Ask Kimberly Thomas about her twins, and she’ll tell you they’re complete opposites when it comes to their personalities. Kimyah is independent, while DJ loves being held. However, resiliency is one of the traits they share. “How did they manage to get through what they did? That’s what I think to myself every day,” says Kimberly.
At 22 weeks, Kimyah and DJ Jackson became the youngest surviving premature twins born at Cleveland Clinic. Kimyah weighed 12 ounces, and DJ weighed 15 ounces. They spent more than four months in the neonatal intensive care unit (NICU) at Cleveland Clinic Hillcrest Hospital.
Looking back, Kimberly knew something was wrong when she started leaking amniotic fluid, which cushions and protects the fetus during development in the uterus. Kimberly promptly called her doctor, and she was ultimately taken to the hospital after it was discovered she was four centimeters dilated. At 22 weeks gestation, there was only a 10-20% chance the twins would survive, and developmental delays were possible and uncertain.
After Kimyah and DJ were born, they were promptly taken to the neonatal intensive care unit where they spent more than four months. (Courtesy: Kimberly Thomas)
“We closely work with the families in these situations to come to a decision on whether they would like comfort care or full resuscitation efforts. Kimberly wanted us to do everything we could for her twins,” says Firas Saker, MD, the medical director of Cleveland Clinic Children's Level III NICU at Hillcrest Hospital.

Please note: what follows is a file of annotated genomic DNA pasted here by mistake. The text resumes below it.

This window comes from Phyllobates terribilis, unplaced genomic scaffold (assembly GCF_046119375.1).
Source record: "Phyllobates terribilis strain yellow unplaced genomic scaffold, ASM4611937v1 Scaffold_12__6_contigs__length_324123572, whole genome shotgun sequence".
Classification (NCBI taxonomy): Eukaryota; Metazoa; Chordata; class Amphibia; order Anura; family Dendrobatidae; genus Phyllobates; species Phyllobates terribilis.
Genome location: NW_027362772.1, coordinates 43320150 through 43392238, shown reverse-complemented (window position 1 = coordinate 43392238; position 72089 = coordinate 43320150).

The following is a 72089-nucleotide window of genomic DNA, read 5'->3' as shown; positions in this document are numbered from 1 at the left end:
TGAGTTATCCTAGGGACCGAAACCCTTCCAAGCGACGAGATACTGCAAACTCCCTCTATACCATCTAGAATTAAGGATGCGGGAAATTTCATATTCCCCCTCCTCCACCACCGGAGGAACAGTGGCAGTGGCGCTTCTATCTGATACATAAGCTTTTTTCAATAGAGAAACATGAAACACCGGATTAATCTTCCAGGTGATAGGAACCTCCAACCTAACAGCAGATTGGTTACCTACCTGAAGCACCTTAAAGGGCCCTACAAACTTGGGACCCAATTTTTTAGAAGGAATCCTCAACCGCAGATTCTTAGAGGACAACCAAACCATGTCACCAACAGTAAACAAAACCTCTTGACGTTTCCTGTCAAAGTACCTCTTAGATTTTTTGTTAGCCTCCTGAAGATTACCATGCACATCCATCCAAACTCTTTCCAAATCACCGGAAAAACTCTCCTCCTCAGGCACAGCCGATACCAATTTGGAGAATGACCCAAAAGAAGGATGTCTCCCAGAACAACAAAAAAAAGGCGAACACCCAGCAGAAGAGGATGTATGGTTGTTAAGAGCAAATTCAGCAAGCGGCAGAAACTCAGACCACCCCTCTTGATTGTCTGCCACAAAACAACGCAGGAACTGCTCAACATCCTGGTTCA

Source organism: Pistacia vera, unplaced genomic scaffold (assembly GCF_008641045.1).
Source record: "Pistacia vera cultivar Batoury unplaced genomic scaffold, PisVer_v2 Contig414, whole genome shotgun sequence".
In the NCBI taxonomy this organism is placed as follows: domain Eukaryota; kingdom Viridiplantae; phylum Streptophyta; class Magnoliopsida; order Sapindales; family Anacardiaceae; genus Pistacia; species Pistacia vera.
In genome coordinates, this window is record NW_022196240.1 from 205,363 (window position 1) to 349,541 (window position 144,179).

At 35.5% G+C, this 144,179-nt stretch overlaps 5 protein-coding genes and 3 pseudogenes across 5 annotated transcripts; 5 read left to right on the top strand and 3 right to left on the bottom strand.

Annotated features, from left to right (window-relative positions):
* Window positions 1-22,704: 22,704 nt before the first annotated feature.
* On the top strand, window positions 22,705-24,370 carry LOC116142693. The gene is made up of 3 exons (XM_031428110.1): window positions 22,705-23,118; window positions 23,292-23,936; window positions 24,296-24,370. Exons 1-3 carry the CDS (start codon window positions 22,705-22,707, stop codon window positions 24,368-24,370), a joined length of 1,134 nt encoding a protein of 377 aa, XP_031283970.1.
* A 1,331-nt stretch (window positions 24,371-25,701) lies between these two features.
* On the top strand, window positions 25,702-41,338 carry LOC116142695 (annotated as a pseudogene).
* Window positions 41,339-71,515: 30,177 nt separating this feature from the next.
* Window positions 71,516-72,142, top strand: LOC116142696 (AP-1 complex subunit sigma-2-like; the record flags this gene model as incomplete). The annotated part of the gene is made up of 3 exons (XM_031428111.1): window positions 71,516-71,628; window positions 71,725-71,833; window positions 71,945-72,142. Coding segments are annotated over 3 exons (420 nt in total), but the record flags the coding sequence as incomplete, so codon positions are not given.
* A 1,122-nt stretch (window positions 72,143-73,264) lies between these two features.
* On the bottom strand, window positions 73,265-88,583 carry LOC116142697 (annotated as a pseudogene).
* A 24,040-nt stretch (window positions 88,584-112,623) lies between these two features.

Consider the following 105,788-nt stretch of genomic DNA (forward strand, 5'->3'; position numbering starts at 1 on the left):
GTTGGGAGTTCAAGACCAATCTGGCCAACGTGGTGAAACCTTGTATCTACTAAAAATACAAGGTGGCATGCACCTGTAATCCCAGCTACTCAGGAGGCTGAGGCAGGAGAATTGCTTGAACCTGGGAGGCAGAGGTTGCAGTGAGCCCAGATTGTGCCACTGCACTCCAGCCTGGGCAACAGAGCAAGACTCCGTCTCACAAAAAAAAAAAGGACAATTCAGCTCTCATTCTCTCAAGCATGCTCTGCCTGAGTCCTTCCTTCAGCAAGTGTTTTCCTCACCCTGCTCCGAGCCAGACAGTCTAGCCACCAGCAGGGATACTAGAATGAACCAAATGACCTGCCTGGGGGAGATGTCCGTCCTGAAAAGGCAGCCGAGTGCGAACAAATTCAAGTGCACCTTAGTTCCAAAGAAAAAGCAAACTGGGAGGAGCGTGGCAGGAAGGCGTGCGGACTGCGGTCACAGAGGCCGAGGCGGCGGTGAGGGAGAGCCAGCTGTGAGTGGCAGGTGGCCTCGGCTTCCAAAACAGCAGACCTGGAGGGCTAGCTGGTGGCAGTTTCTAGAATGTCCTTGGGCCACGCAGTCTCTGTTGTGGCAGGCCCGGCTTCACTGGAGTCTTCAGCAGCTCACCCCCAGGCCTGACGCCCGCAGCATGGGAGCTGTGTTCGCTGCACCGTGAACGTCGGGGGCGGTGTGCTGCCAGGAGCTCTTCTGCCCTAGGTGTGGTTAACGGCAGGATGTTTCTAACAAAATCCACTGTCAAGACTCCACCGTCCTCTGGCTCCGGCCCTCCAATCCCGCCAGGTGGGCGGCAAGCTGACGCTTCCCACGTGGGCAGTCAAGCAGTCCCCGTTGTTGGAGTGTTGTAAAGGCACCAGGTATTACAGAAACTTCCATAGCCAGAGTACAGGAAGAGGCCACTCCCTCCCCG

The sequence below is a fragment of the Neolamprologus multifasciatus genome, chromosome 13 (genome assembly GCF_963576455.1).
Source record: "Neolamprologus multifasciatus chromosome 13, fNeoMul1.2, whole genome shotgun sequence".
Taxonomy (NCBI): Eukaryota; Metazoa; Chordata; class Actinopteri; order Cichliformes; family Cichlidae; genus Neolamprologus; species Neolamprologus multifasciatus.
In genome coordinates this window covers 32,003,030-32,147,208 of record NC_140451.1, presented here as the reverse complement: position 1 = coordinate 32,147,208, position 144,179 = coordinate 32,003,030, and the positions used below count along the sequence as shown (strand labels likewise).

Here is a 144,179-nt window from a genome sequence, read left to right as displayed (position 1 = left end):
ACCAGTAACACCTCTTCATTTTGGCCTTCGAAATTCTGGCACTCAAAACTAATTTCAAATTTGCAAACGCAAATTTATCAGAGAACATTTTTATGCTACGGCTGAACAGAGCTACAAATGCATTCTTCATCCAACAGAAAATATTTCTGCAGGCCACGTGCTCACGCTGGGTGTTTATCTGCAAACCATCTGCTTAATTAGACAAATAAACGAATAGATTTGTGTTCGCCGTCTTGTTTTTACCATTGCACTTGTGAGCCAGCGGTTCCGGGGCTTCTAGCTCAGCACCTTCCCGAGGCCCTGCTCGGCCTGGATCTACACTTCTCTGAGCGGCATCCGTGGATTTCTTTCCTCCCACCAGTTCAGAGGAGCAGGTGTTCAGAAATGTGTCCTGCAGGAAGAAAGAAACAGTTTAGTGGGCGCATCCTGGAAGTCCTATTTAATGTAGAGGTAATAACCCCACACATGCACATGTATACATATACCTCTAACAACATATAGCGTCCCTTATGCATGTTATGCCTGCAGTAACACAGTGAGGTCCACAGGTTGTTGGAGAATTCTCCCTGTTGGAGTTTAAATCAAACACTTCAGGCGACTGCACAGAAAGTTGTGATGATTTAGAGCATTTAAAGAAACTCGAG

After Kimberly delivered her twins, they both had to be resuscitated and intubated. They were quickly taken to the NICU. Kimberly says it was hard to process just how small they were.
“I saw Kimyah for a split second before she was taken to the NICU, and I just remember thinking, ‘No, she's too small. She’s too small,’” says Kimberly.
Kimyah was around the size of a soda can, and DJ was slightly larger. The nurses recall the twins being able to fit in the palm of their hands and even the smallest diapers were too large for them.
Kimyah and DJ’s care team recall their stethoscopes being larger than their chest wall and getting medical equipment to adhere to their skin was difficult. (Courtesy: Kimberly Thomas)
“These were the smallest babies I had ever seen, much less taken care of. I had to learn how to adapt to their size while caring for them. It was quite challenging,” says Sara Perrin, RN.
After her twins were born, Kimberly spent nearly every single day and night with them in the NICU. Although she couldn’t hold them for a month because of how fragile their skin was, she worked with Kimyah and DJ’s care team to help in any way she could.